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Netbooks for Photographers Asus Eee PC and others
I found a better way to back up my photographs in the field.
Since laptops are too heavy to carry around all day, I used to rely on image tanks for backup outdoors. That strategy works very well for me, but it did lack the capability of viewing images. That is where expensive image tanks with RAW viewer such as the Epson P6000 come in. Since the P6000 costs about $600 at the time of this writing and this photographer is always looking for better deals, I never bought one.
I ended up carrying my laptop on many trips so that I could connect to the internet and manage my websites. Outside, I simply swapped flash memory cards and back in the hotel room, I ran backups to my laptop and my image tank. I carry the image tank into the field, in case I run out of memory.
Asus to the rescue
So far, I have ignored the Netbook market as child’s toys, but that changed with the introduction of the Asus Eee PC 1000 series. I am now the proud owner of an Asus Eee PC 1000HE, a miniature laptop that claims to operate 9.5 hours on battery and deliver an entire day of cordless computing. The “super hybrid engine” delivers this performance in power savings mode with Wi-Fi off.
Power savings mode is fast enough to type this post while surfing the web (Wi-Fi on) and doing some basic photo editing. With Wi-Fi enabled, I still get between 7.5 to 8 hours performance out of this small computer.
This little Netbook is exactly what I need for my trips since it is an excellent photo backup solution. I can install a RAW viewer, an Office Package, an Image Editor, and an FTP program to keep my web business running while traveling or search for information from my hotel room. Google Earth makes it possible to scout without being there.
Keeping within the airline weight limits is hard for travel photographers. Expensive lenses have to stay at home in favor of universal zoom lenses. Saving weight for computers will help me to optimize my carry-on luggage.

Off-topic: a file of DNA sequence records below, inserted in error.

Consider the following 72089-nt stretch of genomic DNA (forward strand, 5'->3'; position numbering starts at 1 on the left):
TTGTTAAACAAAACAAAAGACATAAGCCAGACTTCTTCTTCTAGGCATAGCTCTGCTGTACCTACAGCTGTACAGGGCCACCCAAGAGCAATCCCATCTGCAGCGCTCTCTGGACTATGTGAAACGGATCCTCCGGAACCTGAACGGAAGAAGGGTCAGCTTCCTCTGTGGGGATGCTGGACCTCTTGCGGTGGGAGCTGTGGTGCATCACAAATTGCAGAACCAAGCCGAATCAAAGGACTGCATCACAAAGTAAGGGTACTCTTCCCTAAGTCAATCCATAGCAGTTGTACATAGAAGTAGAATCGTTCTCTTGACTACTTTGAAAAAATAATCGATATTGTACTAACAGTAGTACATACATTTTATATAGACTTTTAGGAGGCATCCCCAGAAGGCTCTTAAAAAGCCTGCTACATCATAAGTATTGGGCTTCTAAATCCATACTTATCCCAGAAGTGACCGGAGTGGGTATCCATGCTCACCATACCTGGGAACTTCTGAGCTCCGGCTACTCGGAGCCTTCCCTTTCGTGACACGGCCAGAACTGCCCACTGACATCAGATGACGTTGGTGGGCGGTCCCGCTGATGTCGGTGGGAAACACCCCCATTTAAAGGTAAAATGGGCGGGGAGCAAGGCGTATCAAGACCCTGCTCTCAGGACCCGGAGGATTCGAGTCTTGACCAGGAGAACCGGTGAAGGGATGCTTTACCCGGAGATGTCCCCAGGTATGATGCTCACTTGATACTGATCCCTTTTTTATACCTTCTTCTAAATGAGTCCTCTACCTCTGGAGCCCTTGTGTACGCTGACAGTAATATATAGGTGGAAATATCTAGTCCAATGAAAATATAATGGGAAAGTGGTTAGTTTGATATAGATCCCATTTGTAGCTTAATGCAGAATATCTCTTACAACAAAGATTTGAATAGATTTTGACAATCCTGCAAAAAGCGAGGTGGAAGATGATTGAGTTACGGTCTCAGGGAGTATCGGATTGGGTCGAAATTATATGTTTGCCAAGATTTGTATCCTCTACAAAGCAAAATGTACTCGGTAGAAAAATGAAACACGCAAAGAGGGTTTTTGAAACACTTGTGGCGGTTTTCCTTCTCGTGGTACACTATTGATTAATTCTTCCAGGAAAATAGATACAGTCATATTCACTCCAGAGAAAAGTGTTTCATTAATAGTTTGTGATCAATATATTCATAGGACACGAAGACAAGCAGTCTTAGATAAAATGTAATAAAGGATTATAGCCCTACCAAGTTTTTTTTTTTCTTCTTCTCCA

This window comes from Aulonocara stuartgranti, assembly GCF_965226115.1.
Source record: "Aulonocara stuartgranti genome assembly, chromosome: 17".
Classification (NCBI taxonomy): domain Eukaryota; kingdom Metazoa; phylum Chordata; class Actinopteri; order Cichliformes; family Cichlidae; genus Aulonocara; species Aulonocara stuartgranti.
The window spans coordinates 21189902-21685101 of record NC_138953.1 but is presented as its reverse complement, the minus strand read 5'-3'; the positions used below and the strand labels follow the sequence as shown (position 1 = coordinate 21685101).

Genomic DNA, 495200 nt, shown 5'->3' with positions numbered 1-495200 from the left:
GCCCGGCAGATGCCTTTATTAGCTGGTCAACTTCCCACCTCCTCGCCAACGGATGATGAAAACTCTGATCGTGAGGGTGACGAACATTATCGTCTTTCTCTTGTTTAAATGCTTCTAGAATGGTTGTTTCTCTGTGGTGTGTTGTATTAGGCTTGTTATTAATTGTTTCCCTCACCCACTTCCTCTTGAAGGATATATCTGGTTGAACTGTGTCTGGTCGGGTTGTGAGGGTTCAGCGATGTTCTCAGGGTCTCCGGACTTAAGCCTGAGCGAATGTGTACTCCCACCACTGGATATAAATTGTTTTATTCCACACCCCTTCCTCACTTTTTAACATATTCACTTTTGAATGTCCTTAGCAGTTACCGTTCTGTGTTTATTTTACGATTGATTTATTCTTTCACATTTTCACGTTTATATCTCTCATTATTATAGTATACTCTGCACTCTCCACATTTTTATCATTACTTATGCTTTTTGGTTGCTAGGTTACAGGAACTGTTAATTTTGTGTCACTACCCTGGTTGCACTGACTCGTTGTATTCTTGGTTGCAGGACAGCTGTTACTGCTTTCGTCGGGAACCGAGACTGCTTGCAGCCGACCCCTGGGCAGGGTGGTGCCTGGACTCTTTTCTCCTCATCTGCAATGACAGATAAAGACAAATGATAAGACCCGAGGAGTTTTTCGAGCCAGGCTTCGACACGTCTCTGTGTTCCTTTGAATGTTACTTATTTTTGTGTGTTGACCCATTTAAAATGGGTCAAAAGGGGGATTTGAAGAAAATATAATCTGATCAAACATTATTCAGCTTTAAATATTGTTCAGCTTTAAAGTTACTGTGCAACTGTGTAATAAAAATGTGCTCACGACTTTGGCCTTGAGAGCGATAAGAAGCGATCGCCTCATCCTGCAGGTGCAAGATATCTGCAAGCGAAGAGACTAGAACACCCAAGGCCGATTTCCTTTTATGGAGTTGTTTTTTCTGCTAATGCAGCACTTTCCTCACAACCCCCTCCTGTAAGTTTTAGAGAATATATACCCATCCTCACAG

Netbooks have grown up
The 1000HE has a 10-inch screen size with a native resolution of 1024x600 pixels, a usable keyboard that is comfortable enough to type this article, a 160GB drive, several USB ports, and one of the best touchpads in this class of computers. It looks very classy, except that the lid attracts fingerprints just as my iPhone does.
The Eee PC will be my new travel companion instead of my laptop. It came with a nice soft pouch to carry it. It will be great for visits to libraries and bookstores without having to hunt for power outlets.
Being able to work all day without having to plug the computer in is one of the main reasons I bought this particular model. I hope never to run out of power in an airplane or to look desperately for seats next to power outlets in an airport again. I should be able to keep working even on long haul flights and long layovers.
The Asus 1000HE comes with Windows XP. I have installed Microsoft Office via an external drive, since I did not like to learn the included Star Office.
For my photo editing needs on the go, I am using PhotoScape, a freeware program. Photoshop is too heavy for this laptop and my license only permits installation on two computers.
Later I will buy a copy of Photoshop Elements since I do not like the RAW converter of PhotoScape. It only allows a direct conversion without editing capabilities.
The better backup system
The Epson Image Tank is smaller, yet more expensive and has less capacity. It is an excellent technology to have, but I already own a much cheaper Wolverine. The Eee PC fills the gap between my mobile devices like the iPhone and my laptop and it can serve as an Image Tank. It already includes a SD/MMC card reader. I wish it had a compact flash reader as well, but my USB card reader works nicely.
I chose the Eee PC 1000HE for its low price and longevity of the battery. Getting a computer that runs for 9 hours on battery with a price tag of $375 shipped (at the time of this writing) is outstanding.
Other manufacturers have come up with Netbooks of their own, trying to take market share from Asus.
Some of the main competitors
The latest Lenovo S10 Netbook: It is Lenovo, which by itself makes it worth to look, but its battery lifetime did not convince me. If battery life is not your main concern, this may be a good alternative.
The newest Acer Aspire One AOD150 is another good choice. It comes with a 6-cell battery vs. the Lenovo 3-cell and has a decent run time. Its touch pad and keyboard are not as good as the one from Asus, but the Netbook is slightly smaller.
The HP mini 1035 has the best keyboard, but it does only come with a 60GB hard drive. If you do not need to back up more than 20GB of photographs in the field, this may be a very good choice for you.
If you do not wish to back up any photographs and just need an ultra portable and fast computing solution, get a Netbook with Solid State Disk. They do not even have a hard drive but flash memory instead. Currently they have 8GB models or 16 GB models that are very cheap and offer 40GB models for a little bit more.
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